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Yemen: Corruption and Blackouts Push Angry People To Protest

In the summer, temperatures can reach 109 degrees Fahrenheit in Mukalla, the capital of Hadramout province in southern Yemen. This coastal city was liberated from al-Qaeda’s grip in 2016 and has not engaged in any battles with the Houthi rebels. However, the effects of the Yemeni war and government corruption remain the main motive for the protests in the city. This summer, there have been many protests in Mukalla because of the increasing blackouts, which can exceed 14 hours a day.

As high temperatures and blackouts increase, the suffering of citizens and the reduction of their ability to work and produce increases, and can also lead to increased deaths, especially among the elderly and those suffering from diabetes and high blood pressure.

Protesters in Mukalla, mostly young, prevented cars from passing through and there were burned tires. Usually, the army intervenes, cautiously, but these troops did not intervene in the recent protests during the last days of July. According to a special military source, the army received orders not to intervene.

Interestingly, protesters are demanding local authority, instead of the central government, to solve energy problems, as well as other public services. The public no longer trusts the central government. It “steals the country’s resources,” they say. The demands of angry protesters point to the growing powers of local governors or at least the demand for more powers for local governors. For example, protesters demand local authority to stop oil exports from Hadramout as a pressure tool.

Most disturbing for the protesters and the general public is their knowledge that their region, Hadramout, is the primary source of government revenue, yet they do not receive their basic rights. Yemen has proven oil reserves of around 3 billion barrels, 80 percent of it located in Hadramout. Yemen also has 17 trillion cubic feet of proven reserves of natural gas. Besides oil and gas, Yemen exports gold as well. For example, the value of gold exported in 2016 was $531 million and $501 million in 2017.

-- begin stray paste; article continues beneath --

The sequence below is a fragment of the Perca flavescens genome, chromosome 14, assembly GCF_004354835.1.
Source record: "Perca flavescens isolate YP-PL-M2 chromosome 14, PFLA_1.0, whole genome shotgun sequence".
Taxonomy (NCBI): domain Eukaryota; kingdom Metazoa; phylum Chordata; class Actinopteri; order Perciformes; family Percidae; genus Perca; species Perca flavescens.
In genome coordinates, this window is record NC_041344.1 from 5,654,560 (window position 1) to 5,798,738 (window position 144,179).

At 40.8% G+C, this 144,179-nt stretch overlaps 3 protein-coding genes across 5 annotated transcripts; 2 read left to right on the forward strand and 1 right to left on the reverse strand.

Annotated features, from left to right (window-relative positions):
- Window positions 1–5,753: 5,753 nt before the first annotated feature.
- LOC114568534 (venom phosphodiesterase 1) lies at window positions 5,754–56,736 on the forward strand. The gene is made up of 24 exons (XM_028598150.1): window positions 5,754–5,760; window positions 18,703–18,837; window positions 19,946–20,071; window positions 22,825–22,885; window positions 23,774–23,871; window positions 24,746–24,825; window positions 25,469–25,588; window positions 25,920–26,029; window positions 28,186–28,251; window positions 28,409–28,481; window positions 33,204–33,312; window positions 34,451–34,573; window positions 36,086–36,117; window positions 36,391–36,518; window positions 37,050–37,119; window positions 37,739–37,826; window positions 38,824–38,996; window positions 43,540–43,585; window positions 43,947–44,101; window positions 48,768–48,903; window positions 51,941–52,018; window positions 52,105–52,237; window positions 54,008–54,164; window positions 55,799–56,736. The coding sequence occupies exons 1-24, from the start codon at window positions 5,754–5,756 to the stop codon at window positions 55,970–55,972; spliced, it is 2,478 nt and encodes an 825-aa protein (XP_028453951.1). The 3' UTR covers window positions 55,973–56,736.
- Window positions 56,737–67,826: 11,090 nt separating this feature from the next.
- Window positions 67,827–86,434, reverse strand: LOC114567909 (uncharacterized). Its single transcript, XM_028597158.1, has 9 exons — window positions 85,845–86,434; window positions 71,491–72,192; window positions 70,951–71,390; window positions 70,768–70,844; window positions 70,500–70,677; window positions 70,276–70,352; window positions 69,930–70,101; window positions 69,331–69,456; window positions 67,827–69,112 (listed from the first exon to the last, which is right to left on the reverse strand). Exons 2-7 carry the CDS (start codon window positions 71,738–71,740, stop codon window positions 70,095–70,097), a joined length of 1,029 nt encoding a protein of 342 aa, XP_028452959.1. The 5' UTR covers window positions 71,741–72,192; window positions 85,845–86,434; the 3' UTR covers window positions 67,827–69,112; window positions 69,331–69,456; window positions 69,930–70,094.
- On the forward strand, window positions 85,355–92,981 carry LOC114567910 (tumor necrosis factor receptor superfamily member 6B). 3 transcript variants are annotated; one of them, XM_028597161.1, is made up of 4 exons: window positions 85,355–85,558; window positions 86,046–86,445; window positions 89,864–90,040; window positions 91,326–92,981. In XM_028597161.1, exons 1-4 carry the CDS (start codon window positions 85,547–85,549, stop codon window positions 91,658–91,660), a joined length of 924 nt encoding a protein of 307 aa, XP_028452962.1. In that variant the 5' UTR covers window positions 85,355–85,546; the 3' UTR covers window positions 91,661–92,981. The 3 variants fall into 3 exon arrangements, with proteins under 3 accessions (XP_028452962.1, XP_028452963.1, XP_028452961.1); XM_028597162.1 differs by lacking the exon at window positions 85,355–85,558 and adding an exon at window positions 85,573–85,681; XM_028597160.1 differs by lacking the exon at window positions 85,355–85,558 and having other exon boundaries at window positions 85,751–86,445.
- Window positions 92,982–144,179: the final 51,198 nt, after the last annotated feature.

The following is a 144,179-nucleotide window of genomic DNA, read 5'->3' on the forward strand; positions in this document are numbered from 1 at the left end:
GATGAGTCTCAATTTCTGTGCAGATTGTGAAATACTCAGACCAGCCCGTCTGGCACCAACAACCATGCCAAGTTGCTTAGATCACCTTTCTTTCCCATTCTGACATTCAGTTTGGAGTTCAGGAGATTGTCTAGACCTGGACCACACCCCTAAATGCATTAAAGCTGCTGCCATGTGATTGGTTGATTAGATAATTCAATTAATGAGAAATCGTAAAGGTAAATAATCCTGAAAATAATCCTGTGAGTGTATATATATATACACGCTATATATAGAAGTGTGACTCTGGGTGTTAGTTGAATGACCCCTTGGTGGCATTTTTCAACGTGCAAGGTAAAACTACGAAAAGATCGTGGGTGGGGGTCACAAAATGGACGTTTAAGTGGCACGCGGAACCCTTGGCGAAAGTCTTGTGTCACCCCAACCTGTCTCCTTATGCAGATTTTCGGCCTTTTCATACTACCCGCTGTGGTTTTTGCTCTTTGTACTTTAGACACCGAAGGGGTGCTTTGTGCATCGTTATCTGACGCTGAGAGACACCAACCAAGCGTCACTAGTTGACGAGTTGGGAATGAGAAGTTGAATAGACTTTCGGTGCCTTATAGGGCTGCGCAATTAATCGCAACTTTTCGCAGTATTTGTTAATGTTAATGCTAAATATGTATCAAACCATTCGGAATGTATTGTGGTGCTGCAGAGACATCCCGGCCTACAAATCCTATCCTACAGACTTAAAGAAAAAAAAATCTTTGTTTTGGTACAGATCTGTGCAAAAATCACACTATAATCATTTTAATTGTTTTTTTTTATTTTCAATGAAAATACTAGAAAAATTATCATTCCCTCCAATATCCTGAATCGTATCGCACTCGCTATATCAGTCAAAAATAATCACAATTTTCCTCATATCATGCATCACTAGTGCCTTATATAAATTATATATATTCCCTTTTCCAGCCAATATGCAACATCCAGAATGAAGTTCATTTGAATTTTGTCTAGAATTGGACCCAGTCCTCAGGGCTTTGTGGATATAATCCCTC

The problem of the blackouts is not a new one in Yemen. Data from the World Bank indicated that, as recently as 2010, only 40 percent of Yemen’s population had access to electricity. The situation has become worse since the outbreak of war. Even the large cities are suffering from frequent blackouts. The blackout hours increase during the summer, where they usually exceed 14 hours per day. This is due to mismanagement, corruption, and outdated electricity infrastructure.

Petroleum, including distillate and residual fuel oil, fuels much of Yemen’s electricity generation. Electricity stations in Hadramout get the necessary fuel from Aden, the port city in South Yemen. Fuel shipments are often delayed, causing the inability to generate power. There is no exact information about the cause of the delays, however, the oil refinery in Aden has long been considered one of the biggest sources of corruption in Yemen since before the war. For instance, according to WikiLeaks, the oil ministry was blocking oil data from the parliament to cover illegal activities by the Yemeni government. The smuggling of subsidized oil derivatives to Yemen’s neighbors is one of the most prominent of these illegal activities.

Marib, in northern Yemen, is the second source of fuel used to generate electricity in Hadramout. As with Aden, fuel shipments are often delayed. Oil and gas production facilities in Marib are also known for corruption. For instance, in 2017, the executive director of Safer, a state-owned oil company, said that the security units responsible for protecting the oil fields in Marib were stealing and looting oil.

A UN report in 2018 referred to the possibility of a transfer of public funds originally allocated for the production of electricity in the government-controlled areas of Aden, Lahj, and Abyan. Also, according to the same report, there were large discrepancies between the volume of fuel cited in the tender documents and the amount of fuel subsequently directed to the power plants in 2017.

Corruption in Yemen plays a deadly role, just as war does. It drives the population to the streets, but instead of demanding the overthrow of the government, as the people did in the days of the Arab Spring, the people of southern Yemen demand independence and the management of their own resources.

Other provinces, specifically Marib and Mahara, have already blocked their financial revenues from being transferred to the legitimate central government, giving local rulers greater powers to manage their areas. This leads to the belief that Yemen is likely to be divided into several small states, not just South and North.